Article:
This one starts with three punks robbing a bank. Batman shows up to stop them and one of the punks uses a flamethrower to flash-fry the Caped Crusader. That’s when we find out the whole scene is just a mock-up at a place called the Crime Academy, which is kinda like Hogwart’s for criminals. The headmaster tells the guy with the flamethrower he screwed up, turning a simple robbery into murder (though the headmaster doesn’t seem to care much about the stuntman playing Batman who got roasted). The headmaster tells his students they should always be prepared and never over-complicate their crimes; half the super villains in the DCU should attend that class. A week later, a couple of losers are rolling drunks near the Gotham docks when Batman shows up to pound them. Despite their Academy training, Batman beats them easily but he’s intrigued at the mention of the Crime Academy. He wrings some info out of one of the punks, who was expelled from the academy; how much of a fuck-up do you have to be to get tossed out of a school for criminals? At Wayne Manor, Vicki Vale is talking to Alfred about her long-held suspicion of Bruce Wayne being Batman. Alfred denies it but Vicki has photos and careful measurements of Bruce and Batman’s faces that she insists prove her theory. Alfred asks for a little time to refute her idea (so she doesn’t end up looking stupid) and Vicki gives him until her next Picture News deadline … three weeks. Bruce comes home as Vicki’s leaving and Alfred can see that Vicki’s in love with Bruce, Batman or not, and that Bruce has some pretty strong feelings for Vicki as well. Alfred doesn’t mention Vicki’s photos, resolving to take care of it himself. Bruce disguises himself as Matches Malone so he can head out to Los Angeles and attend the Crime Academy. At Gotham University, Dick Grayson sees his ex-girlfriend Dala and decides to follow her. (I had thought Dick was back at Hudson U. but I guess he enrolled at Gotham instead.) Dick isn’t sure why he’s so hung up on Dala; she dumped him after a quick fling, but he can’t seem to get her out of his head. He changes to Robin and follows her out to the middle of nowhere, to a spooky old mansion. After spying on Dala getting dressed and then sneaking inside, he hears weird chanting downstairs. Before he can check it out, he’s clonked on the head by a guy in robes that scream “crazy cultist”. In Los Angeles, Matches Malone goes to the Crime Academy but sees a couple of criminals from Gotham that have a grudge against “Matches”. He goes to the bathroom and changes to Batman, watching as the two hoods drive off. Batman figures he’d better be careful, because if those two see Matches Malone they’ll kill him. Batman switches back to Matches and goes in to see the headmaster. Meanwhile in Boston, Alfred goes to see a guy who can help him with the Bruce Wayne secret identity problem … Christopher Chance, aka the Human Target.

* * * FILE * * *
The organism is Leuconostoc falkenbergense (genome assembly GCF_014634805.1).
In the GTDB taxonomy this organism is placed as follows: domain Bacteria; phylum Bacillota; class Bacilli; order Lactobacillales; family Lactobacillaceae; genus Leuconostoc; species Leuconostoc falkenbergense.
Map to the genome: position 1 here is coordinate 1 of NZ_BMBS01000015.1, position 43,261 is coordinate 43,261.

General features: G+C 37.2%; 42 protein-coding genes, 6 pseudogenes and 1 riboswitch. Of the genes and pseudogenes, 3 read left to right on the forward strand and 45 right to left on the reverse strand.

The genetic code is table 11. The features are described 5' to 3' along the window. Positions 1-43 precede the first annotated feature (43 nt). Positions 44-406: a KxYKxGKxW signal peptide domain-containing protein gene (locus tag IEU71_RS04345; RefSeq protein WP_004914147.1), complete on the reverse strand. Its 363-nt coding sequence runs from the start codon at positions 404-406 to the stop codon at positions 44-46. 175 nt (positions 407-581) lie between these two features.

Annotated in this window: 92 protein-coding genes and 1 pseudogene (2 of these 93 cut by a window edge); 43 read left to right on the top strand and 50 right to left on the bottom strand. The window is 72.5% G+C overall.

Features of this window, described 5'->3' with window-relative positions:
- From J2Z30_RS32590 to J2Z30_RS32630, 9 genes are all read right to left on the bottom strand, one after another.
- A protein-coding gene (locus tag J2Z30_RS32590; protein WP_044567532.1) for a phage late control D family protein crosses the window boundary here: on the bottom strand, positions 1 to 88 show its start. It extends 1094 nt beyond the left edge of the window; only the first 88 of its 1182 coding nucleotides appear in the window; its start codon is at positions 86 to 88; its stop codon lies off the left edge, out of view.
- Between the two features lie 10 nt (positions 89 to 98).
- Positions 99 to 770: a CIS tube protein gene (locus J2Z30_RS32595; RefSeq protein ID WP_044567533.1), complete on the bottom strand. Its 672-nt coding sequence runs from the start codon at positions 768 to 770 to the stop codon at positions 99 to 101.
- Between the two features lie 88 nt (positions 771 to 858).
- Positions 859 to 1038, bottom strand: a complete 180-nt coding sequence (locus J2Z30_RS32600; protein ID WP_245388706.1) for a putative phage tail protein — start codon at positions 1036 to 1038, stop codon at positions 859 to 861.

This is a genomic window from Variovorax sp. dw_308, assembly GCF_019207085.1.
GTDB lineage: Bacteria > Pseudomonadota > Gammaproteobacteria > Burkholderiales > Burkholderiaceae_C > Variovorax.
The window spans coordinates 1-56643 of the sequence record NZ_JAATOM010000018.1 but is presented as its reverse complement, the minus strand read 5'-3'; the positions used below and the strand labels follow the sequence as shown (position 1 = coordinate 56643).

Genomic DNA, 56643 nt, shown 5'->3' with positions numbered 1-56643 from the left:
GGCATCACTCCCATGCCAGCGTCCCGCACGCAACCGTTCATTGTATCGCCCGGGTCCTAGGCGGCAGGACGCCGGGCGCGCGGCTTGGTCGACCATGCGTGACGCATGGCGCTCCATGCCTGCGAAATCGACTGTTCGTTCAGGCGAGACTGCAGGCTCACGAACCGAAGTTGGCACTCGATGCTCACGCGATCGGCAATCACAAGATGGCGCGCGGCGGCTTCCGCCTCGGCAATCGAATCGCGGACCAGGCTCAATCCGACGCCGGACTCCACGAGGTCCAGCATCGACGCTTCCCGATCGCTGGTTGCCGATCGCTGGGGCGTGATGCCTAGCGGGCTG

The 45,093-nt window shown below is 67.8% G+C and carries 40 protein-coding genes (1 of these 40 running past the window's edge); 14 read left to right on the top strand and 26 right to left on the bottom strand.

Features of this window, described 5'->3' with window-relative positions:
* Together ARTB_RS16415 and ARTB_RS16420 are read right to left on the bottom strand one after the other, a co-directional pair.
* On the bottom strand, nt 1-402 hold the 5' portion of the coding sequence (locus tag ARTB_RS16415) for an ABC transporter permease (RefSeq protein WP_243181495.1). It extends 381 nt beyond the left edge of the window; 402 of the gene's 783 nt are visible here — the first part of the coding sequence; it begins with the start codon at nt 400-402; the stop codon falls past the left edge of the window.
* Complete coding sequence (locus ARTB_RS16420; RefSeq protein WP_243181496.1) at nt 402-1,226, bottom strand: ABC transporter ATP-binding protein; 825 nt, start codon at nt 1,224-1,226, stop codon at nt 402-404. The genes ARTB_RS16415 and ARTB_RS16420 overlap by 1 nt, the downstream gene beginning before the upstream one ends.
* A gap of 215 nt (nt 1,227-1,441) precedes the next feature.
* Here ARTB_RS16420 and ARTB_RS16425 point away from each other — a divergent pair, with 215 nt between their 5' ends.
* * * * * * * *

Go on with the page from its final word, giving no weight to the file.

Batgirl – “In the Coils of the Serpent” – Cary Burkett/Jose Delbo/Joe Giella
Last issue, Batgirl went to a carnival sideshow to investigate a mysterious murder and ran straight into a snake woman who calls herself Lady Viper … and Batgirl’s deathly afraid of snakes. Lady Viper grabs Batgirl in her coils and starts squeezing her to death. Before Lady Viper can finish Batgirl off with her poisonous bite, Batgirl asks to hear her origin and Lady Viper obligingly tells it. Basically, she always had an affinity for snakes that led to a psychic bond with them. That set her apart from humanity and she had to join the carnival to make a living. While touring Europe she found an ancient statue of a snake goddess, older than any other artifacts ever found. (Maybe it was from Atlantis?) She bought it and just a little while ago the moonlight caused the statue to shoot out a beam that changed her into a snake woman. As Lady Viper’s been telling he tale, Batgirl has retrieved a laser and some tear gas from her utility belt. She gets free of Lady Viper, but not before being bitten in the neck. The gas makes Lady Viper flee but she vows to get her revenge on Batgirl … a revenge that’s already beginning with the poison coursing through Batgirl’s veins. Batgirl knows she has to catch Lady Viper, but at the moment she’s so tired she can hardly keep from keeling over …